b. October 18, 1947
d. April 8, 1997
A respected and successful songwriter, and an amazingly soulful singer, Laura Nyro is the only modern influence Joni Mitchell acknowledges, and she's inspired a host of others. The Fifth Dimension, Blood Sweat & Tears, Three Dog Night, and Barbara Streisand had hits with her songs. Her 1968 album Eli & The 13th Confession launched her hit "Eli's Comin'" from "that brief era when music was a religion, a communal rite." (People).
Nyro was the daughter of a trumpeter who began teaching herself music at a young age. She loved Motown, Joan Baez, Billie Holiday, Sarah Vaughan, Nina Simone, Miles Davis and McCoy Tyner (who influenced her piano style). She developed a style steeped in the Brill Building hit factory with jazz and folk influences. Her audition at the age of 18 included her future hits "Stoney End," "And When I Die," and "Wedding Bell Blues." Later, she helped launch Patti LaBelle by harmonizing with LaBelle on her Gonna Take a Miracle album.
A frequent user of marijuana, Nyro celebrated getting high in her hit "Stoned Soul Picnic." Bobby Columby, drummer for Blood, Sweat and Tears, remembers going with her on a Christmas Eve around 1968 to see Fantasia at the Little Carnegie Theater in Manhattan. "She had smoked I don't know how many joints," says Columby. "She was definitely ready to see Fantasia, let's put it that way." In the opening sequence, when the conductor's baton shoots colors as he moves his arm, Nyro moaned so loudly that Columby feared the audience would think they were having sex. (Source: Soul Picnic: The Music and Passion of Laura Nyro, by Michele Kort)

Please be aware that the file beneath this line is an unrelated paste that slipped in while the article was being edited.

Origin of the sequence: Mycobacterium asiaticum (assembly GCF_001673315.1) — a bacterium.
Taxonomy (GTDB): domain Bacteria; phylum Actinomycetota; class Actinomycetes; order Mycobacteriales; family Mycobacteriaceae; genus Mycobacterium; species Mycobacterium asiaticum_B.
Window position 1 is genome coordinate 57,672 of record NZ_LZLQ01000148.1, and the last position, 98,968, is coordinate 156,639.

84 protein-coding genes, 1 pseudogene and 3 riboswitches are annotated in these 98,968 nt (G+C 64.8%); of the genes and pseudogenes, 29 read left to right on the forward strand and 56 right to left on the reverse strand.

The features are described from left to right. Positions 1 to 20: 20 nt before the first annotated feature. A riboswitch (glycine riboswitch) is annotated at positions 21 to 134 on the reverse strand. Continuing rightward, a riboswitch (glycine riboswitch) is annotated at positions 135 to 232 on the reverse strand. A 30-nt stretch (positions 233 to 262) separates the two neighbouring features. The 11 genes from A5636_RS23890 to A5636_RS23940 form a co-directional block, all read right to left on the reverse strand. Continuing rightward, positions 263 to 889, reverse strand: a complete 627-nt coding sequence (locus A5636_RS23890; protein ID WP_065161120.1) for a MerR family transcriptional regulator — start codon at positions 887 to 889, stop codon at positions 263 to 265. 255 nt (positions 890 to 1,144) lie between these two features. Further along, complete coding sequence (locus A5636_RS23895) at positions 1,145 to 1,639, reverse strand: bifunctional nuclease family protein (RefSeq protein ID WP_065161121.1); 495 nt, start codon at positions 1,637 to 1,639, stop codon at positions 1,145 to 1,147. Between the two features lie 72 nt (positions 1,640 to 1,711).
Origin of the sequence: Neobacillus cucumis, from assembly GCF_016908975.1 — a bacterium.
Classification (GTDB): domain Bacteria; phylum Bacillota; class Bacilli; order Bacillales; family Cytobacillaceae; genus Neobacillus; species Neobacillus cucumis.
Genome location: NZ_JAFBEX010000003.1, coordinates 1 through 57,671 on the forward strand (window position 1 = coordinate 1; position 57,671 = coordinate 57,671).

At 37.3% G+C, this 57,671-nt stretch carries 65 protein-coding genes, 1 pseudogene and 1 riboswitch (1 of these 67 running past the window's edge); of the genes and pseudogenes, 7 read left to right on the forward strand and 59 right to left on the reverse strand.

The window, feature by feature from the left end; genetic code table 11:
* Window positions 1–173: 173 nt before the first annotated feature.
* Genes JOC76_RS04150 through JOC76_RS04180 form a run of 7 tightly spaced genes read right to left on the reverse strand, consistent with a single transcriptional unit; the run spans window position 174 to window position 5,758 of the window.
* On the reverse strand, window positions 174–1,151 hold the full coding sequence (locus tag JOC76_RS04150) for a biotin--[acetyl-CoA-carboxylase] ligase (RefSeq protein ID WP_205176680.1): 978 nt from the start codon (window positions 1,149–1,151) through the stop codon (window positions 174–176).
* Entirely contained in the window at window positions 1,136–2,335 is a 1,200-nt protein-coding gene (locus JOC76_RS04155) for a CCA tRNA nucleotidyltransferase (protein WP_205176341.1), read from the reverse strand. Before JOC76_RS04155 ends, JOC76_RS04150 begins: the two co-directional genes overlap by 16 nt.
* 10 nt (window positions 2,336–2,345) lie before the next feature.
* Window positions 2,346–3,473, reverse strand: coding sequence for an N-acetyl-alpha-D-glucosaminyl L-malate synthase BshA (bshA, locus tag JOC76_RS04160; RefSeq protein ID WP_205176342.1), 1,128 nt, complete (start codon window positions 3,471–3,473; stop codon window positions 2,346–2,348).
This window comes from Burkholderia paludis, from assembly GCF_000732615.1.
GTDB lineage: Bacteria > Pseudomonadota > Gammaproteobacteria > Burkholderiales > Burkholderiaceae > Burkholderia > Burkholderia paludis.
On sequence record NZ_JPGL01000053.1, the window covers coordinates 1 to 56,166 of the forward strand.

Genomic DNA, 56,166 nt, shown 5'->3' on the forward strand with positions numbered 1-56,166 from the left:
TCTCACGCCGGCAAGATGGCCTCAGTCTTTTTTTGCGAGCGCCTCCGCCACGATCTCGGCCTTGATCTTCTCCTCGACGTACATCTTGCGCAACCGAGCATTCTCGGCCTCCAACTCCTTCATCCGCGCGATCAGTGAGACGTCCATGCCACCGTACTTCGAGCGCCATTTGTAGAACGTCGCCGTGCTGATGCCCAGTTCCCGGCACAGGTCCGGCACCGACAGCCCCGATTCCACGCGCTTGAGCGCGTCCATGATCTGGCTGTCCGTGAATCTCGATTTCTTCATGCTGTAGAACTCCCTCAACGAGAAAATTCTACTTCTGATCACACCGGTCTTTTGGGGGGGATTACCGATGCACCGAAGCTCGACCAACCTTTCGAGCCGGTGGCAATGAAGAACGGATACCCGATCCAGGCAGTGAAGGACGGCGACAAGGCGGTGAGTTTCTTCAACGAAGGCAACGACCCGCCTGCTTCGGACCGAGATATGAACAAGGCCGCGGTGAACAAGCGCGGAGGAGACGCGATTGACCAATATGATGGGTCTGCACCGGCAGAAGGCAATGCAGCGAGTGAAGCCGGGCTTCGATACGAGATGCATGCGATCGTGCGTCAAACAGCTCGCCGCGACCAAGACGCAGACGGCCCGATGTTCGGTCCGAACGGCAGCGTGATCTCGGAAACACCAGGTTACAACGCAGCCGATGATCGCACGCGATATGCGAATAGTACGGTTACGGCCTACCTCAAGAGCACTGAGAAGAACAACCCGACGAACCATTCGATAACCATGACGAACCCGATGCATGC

At the Monterey Pop festival, Nyro famously walked off after singing "Poverty Train," a warning against cocaine (or heroin) use that, by some accounts, wasn't pleasing to the audience. In 1997, Nyro told journalist Johnny Black she'd been high while performing. Her lighting man was on his first acid trip. Michelle Phillips wrote in her 1986 autobiography that afterwards, she took her in a limousine "and lit a huge joint and opened a beer and drove around for about 30 minutes, comforting her."
Nyro died of ovarian cancer in 1997, just after her double CD Stoned Soul Picnic: The Best of Laura Nyro was released. Elton John and Elvis Costello discussed Nyro's significant influence on both of them during the premiere episode of Costello's interview show Spectacle on the Sundance channel last year. "Lots of people were later compared to Laura Nyro," wrote Richard Harrington in the Washington Post. "Nyro herself was never compared to anyone."
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